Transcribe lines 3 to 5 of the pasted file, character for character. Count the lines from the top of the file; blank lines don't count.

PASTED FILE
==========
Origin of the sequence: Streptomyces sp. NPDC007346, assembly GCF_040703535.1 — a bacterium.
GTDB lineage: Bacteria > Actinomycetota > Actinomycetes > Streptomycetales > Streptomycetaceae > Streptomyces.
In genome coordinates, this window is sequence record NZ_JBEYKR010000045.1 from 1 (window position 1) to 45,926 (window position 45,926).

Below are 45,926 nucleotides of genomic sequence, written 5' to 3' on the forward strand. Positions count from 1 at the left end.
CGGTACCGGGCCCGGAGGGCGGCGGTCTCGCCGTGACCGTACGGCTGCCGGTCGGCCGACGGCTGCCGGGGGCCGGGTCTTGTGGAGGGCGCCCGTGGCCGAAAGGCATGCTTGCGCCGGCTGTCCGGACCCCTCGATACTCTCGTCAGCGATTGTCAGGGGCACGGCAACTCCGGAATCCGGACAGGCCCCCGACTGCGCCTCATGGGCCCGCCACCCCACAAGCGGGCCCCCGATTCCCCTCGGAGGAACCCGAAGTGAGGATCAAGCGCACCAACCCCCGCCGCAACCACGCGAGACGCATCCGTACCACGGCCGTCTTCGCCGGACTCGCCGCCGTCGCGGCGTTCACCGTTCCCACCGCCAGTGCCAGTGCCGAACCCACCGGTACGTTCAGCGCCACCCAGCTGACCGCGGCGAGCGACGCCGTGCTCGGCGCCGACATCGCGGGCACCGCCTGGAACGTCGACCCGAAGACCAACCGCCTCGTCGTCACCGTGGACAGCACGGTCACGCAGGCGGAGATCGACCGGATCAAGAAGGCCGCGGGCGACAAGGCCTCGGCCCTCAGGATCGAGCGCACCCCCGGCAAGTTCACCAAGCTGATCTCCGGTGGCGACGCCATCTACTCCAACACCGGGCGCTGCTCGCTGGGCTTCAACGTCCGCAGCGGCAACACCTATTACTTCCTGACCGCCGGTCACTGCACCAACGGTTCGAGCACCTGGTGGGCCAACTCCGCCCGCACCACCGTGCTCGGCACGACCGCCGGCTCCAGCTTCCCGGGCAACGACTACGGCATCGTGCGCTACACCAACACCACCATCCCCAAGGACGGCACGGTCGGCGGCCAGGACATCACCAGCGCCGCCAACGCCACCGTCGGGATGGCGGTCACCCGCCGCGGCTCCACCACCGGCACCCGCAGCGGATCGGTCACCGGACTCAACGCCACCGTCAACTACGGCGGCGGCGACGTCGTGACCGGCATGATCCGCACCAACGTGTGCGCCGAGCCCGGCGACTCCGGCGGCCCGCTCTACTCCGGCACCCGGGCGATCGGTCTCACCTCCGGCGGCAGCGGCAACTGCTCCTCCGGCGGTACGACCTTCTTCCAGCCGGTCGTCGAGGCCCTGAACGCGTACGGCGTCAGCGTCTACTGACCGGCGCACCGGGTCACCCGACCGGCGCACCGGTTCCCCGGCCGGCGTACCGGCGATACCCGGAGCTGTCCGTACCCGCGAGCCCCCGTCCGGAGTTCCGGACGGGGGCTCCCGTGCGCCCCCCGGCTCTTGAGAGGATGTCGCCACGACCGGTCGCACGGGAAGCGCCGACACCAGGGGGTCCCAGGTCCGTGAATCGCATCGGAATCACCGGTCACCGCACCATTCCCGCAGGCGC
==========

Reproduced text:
In genome coordinates, this window is sequence record NZ_JBEYKR010000045.1 from 1 (window position 1) to 45,926 (window position 45,926).

Below are 45,926 nucleotides of genomic sequence, written 5' to 3' on the forward strand. Positions count from 1 at the left end.
CGGTACCGGGCCCGGAGGGCGGCGGTCTCGCCGTGACCGTACGGCTGCCGGTCGGCCGACGGCTGCCGGGGGCCGGGTCTTGTGGAGGGCGCCCGTGGCCGAAAGGCATGCTTGCGCCGGCTGTCCGGACCCCTCGATACTCTCGTCAGCGATTGTCAGGGGCACGGCAACTCCGGAATCCGGACAGGCCCCCGACTGCGCCTCATGGGCCCGCCACCCCACAAGCGGGCCCCCGATTCCCCTCGGAGGAACCCGAAGTGAGGATCAAGCGCACCAACCCCCGCCGCAACCACGCGAGACGCATCCGTACCACGGCCGTCTTCGCCGGACTCGCCGCCGTCGCGGCGTTCACCGTTCCCACCGCCAGTGCCAGTGCCGAACCCACCGGTACGTTCAGCGCCACCCAGCTGACCGCGGCGAGCGACGCCGTGCTCGGCGCCGACATCGCGGGCACCGCCTGGAACGTCGACCCGAAGACCAACCGCCTCGTCGTCACCGTGGACAGCACGGTCACGCAGGCGGAGATCGACCGGATCAAGAAGGCCGCGGGCGACAAGGCCTCGGCCCTCAGGATCGAGCGCACCCCCGGCAAGTTCACCAAGCTGATCTCCGGTGGCGACGCCATCTACTCCAACACCGGGCGCTGCTCGCTGGGCTTCAACGTCCGCAGCGGCAACACCTATTACTTCCTGACCGCCGGTCACTGCACCAACGGTTCGAGCACCTGGTGGGCCAACTCCGCCCGCACCACCGTGCTCGGCACGACCGCCGGCTCCAGCTTCCCGGGCAACGACTACGGCATCGTGCGCTACACCAACACCACCATCCCCAAGGACGGCACGGTCGGCGGCCAGGACATCACCAGCGCCGCCAACGCCACCGTCGGGATGGCGGTCACCCGCCGCGGCTCCACCACCGGCACCCGCAGCGGATCGGTCACCGGACTCAACGCCACCGTCAACTACGGCGGCGGCGACGTCGTGACCGGCATGATCCGCACCAACGTGTGCGCCGAGCCCGGCGACTCCGGCGGCCCGCTCTACTCCGGCACCCGGGCGATCGGTCTCACCTCCGGCGGCAGCGGCAACTGCTCCTCCGGCGGTACGACCTTCTTCCAGCCGGTCGTCGAGGCCCTGAACGCGTACGGCGTCAGCGTCTACTGACCGGCGCACCGGGTCACCCGACCGGCGCACCGGTTCCCCGGCCGGCGTACCGGCGATACCCGGAGCTGTCCGTACCCGCGAGCCCCCGTCCGGAGTTCCGGACGGGGGCTCCCGTGCGCCCCCCGGCTCTTGAGAGGATGTCGCCACGACCGGTCGCACGGGAAGCGCCGACACCAGGGGGTCCCAGGTCCGTGAATCGCATCGGAATCACCGGTCACCGCACCATTCCCGCAGGCGC